QUEBEC — Dominique Lapointe, general manager of Marriott's first Canadian Tribute Collection Hotel, says Hotel PUR is “a bit of a magical place. You come if you want to do something outside the typical tour experience.”
Built in 1976 as a Holiday Inn, the hotel was also a TRYP by Wyndham, pioneering that brand in Canada. The Hotel PUR name has been around for awhile.
“When the new owner bought the hotel in 2015, they decided to reinvest and make something totally different for Quebec City. They were looking for a brand to enhance the name of the hotel,” Lapointe explained. “We were looking for a brand that was not cut and paste — that was different but affiliated with a powerful group. That was Starwood at the time, and it's now Marriott, which is even bigger and better.”
Hotel PUR is in the Saint-Roch district of Quebec City. Once a working class neighbourhood, it has been revitalized in the past decade or so to become a trendy downtown neighbourhood that includes IT workers, merchants, students, residents, artists, and artisans. The area's old factories, plants, and buildings have been refurbished, and the neighbourhood now includes a toy store and a whole host of stores selling chic clothing and furs, kitchenware, and luxury and everyday products.
“There are a lot of new, up and coming chefs who are starting new businesses on rue Saint-Joseph,” said Lapointe, who likens the area to Griffintown in Montreal. While Griffintown is close to Old Montreal, Saint-Roch is a 10-minute walk from Old Quebec.
“We're targeting people who have been to Quebec City and seen the Chateau Frontenac and now want to see something else,” said LaPointe. “This group is 24 to 40 years old; they're independent and want to be masters of their own existence.”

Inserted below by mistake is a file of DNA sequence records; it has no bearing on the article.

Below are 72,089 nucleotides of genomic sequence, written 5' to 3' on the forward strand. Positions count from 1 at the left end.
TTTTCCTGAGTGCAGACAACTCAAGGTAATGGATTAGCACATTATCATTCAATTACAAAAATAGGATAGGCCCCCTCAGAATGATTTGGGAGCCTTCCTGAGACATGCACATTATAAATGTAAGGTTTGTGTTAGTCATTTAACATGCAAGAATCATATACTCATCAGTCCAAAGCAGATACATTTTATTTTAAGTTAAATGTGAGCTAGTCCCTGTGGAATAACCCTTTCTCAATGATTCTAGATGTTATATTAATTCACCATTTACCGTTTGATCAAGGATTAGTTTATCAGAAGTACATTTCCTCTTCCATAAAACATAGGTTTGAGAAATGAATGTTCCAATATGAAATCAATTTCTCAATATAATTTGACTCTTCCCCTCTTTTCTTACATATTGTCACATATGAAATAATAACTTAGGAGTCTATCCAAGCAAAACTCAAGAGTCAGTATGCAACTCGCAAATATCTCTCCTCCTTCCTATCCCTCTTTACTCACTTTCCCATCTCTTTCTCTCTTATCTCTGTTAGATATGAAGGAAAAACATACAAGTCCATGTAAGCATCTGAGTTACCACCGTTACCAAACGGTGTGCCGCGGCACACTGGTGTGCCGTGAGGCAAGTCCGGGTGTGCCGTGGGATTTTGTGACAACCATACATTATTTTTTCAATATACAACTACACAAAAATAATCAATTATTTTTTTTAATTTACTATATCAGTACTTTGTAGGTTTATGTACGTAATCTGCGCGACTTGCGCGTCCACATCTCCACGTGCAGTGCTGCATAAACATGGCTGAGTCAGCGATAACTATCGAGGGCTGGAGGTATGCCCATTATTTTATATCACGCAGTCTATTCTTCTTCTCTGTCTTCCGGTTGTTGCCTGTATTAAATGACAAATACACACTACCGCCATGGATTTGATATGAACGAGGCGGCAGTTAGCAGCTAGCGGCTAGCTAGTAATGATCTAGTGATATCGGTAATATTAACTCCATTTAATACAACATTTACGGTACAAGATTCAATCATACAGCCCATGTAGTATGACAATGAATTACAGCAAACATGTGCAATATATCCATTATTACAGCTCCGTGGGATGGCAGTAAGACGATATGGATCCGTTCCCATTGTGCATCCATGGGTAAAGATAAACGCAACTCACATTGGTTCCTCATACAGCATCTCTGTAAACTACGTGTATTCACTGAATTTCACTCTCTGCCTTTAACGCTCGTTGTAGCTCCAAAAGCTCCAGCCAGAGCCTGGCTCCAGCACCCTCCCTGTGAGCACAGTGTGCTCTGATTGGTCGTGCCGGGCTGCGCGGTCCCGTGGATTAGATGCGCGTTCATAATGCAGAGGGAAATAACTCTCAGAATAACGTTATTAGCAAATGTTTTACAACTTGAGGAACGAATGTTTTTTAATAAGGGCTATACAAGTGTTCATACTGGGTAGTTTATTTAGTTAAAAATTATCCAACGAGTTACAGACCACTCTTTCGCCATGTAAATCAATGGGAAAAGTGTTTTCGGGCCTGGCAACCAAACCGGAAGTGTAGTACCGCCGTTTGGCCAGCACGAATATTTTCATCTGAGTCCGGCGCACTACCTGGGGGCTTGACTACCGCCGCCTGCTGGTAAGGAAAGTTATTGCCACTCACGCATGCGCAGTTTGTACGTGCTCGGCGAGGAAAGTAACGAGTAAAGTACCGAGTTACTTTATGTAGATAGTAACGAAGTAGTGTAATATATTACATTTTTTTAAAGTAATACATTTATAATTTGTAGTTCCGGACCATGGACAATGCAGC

When the new owners took over, the hotel had not been renovated for seven or eight years. “It was in need of love, and we gave a lot of that too,” said Lapointe. They also spent $11 million, and revamped the 242-room hotel with 12,000 feet of meeting space, from top to toe during a smooth, five-month renovation period.
“We had an indoor pool and a beautiful fitness room. We enlarged it to make it bigger and more comfortable,” Lapointe noted. “It's in a prime location with a view of the street and the pool — natural light coming in from two sides.”
Hotel PUR used to be really PURE, she said. “The decor was really white, and it was one of the first hotels to use that concept. We wanted more of a warm feeling. Quebecois are known as a warm, welcoming and friendly people. We didn't want guests to get a cold feeling.”
The new guest room decor includes lot of wood, with most beds facing floor-to-ceiling windows and “beautiful views.” In an effort to link the guests with Saint-Roch, one wall of each room has a wallpaper mural with architectural images. The scenes vary — in the gym there is a hockey scene. Rooms also include 42-inch HDTVs, Nespresso machines and USB keys. “We are in the IT distract, and it's important for people to connect,” Lapointe said.
The biggest transformation was in the lobby. The goal was to create a place where people will actually live, not just wait for someone and then leave. “It has a nice fireplace, a pool table, an area where people can play games like chess, a wine bar and a space where people can read a book,” she said.
There's even a rocking chair in front of the window, said Lapointe. “When I saw a woman in the rocking chair, breastfeeding her baby and looking out the window, I knew we'd achieved exactly what we wanted to do.”